Effectiveness of peer support to increase uptake of retinal examination for diabetic retinopathy: study protocol for the DURE pragmatic cluster randomized clinical trial in Kirinyaga, Kenya.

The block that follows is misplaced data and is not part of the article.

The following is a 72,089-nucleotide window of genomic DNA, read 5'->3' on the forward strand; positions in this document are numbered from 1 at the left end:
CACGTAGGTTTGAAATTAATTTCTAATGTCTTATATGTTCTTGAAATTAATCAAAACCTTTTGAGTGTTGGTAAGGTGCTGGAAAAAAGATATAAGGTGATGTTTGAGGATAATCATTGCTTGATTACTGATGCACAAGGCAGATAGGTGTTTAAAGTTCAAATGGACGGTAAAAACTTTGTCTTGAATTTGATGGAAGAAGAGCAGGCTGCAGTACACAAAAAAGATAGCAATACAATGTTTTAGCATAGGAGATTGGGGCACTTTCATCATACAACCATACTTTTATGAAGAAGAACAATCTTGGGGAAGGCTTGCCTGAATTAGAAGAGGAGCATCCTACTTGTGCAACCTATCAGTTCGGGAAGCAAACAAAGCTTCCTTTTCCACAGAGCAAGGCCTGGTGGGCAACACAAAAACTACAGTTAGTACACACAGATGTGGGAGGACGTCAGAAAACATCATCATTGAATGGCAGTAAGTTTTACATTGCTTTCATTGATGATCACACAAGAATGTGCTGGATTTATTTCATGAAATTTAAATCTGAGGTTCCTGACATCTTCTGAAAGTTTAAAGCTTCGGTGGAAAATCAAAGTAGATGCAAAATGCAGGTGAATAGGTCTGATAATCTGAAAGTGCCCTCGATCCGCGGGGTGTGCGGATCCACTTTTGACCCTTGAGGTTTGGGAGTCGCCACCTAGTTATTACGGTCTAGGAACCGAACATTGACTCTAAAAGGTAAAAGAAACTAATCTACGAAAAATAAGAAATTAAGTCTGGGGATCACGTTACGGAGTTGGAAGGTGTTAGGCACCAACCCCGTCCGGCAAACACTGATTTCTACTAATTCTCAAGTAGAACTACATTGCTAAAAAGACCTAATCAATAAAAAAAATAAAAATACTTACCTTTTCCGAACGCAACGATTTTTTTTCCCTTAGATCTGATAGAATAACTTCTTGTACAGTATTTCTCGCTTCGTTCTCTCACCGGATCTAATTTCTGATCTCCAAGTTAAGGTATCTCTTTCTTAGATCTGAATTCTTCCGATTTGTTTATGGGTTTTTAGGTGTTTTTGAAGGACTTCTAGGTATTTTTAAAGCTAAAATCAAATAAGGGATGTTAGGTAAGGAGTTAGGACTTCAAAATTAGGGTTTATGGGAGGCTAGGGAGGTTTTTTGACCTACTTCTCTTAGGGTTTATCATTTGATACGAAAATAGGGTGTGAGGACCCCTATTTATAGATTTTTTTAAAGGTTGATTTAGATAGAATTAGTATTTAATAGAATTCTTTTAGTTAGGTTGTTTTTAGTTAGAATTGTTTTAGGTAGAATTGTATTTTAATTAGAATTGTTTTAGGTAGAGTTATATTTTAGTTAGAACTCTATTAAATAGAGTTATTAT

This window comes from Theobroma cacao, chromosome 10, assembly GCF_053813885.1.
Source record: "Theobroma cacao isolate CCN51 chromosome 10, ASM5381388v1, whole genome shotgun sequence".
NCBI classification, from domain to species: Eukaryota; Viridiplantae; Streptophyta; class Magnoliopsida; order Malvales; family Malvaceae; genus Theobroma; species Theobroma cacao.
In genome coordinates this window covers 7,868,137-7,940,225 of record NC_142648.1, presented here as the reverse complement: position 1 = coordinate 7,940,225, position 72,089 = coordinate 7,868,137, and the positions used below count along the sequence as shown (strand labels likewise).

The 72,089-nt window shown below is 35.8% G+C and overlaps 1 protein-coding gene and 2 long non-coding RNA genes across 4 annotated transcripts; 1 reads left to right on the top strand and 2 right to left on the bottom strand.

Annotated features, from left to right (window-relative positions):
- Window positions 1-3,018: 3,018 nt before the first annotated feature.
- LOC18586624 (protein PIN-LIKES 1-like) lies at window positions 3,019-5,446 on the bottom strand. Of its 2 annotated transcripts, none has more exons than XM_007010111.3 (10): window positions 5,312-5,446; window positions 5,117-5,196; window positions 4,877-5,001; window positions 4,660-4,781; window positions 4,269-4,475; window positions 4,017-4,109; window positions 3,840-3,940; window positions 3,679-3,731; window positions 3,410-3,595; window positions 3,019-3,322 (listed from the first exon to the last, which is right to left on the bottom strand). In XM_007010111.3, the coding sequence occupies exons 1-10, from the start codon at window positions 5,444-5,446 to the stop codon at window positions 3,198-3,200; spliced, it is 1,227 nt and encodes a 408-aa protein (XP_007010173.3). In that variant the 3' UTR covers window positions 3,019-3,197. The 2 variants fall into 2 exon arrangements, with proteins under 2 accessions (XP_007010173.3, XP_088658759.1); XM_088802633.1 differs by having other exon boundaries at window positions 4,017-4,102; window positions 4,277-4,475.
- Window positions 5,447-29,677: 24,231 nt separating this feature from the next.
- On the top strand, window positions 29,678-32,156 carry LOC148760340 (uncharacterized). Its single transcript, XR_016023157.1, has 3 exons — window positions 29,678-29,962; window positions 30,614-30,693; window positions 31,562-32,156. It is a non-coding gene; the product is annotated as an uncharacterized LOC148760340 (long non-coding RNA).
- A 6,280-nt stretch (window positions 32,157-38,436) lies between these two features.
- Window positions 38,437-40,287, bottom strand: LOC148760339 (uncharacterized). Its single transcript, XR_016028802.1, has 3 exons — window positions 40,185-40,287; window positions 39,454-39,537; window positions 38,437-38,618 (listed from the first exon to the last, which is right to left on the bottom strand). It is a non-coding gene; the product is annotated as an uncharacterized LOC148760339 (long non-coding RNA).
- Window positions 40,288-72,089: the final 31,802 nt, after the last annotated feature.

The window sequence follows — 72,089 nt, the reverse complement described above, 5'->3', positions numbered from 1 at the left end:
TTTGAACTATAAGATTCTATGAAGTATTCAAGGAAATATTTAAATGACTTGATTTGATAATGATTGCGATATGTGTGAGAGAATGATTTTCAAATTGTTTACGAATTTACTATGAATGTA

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BACKGROUND: All patients with diabetes are at risk of developing diabetic retinopathy (DR), a progressive and potentially blinding condition. Early treatment of DR prevents visual impairment and blindness. The natural history of DR is that it is asymptomatic until the advanced stages, thus annual retinal examination is recommended for early detection. Previous studies show that the uptake of regular retinal examination among people living with diabetes (PLWD) is low. In the Uptake of Retinal Examination in Diabetes (DURE) study, we will investigate the effectiveness of a complex intervention delivered within diabetes support groups to increase uptake of retinal examination. METHODS: The DURE study will be a two-arm pragmatic cluster randomized clinical trial in Kirinyaga County, Kenya. Diabetes support groups will be randomly assigned to either the intervention or usual care conditions in a 1:1 ratio. The participants will be 700 PLWD who are members of support groups in Kirinyaga. To reduce contamination, the unit of randomization will be the support group. Peer supporters in the intervention arm will receive training to deliver the intervention. The intervention will include monthly group education on DR and individual member reminders to take the eye examination. The effectiveness of this intervention plus usual care will be compared to usual care practices alone. Participant data will be collected at baseline. The primary outcome is the proportion of PLWD who take up the eye examination at six months. Secondary outcomes include the characteristics of participants and peer supporters associated with uptake of eye examination for DR. Intention-to-treat analysis will be used to evaluate the primary and secondary outcomes. DISCUSSION: Eye care programs need evidence of the effectiveness of peer supporter-led health education to improve attendance to retinal screening for the early detection of DR in an African setting. Given that the intervention combines standardization and flexibility, it has the potential to be adopted in other settings and to inform policies to promote DR screening. TRIAL REGISTRATION:
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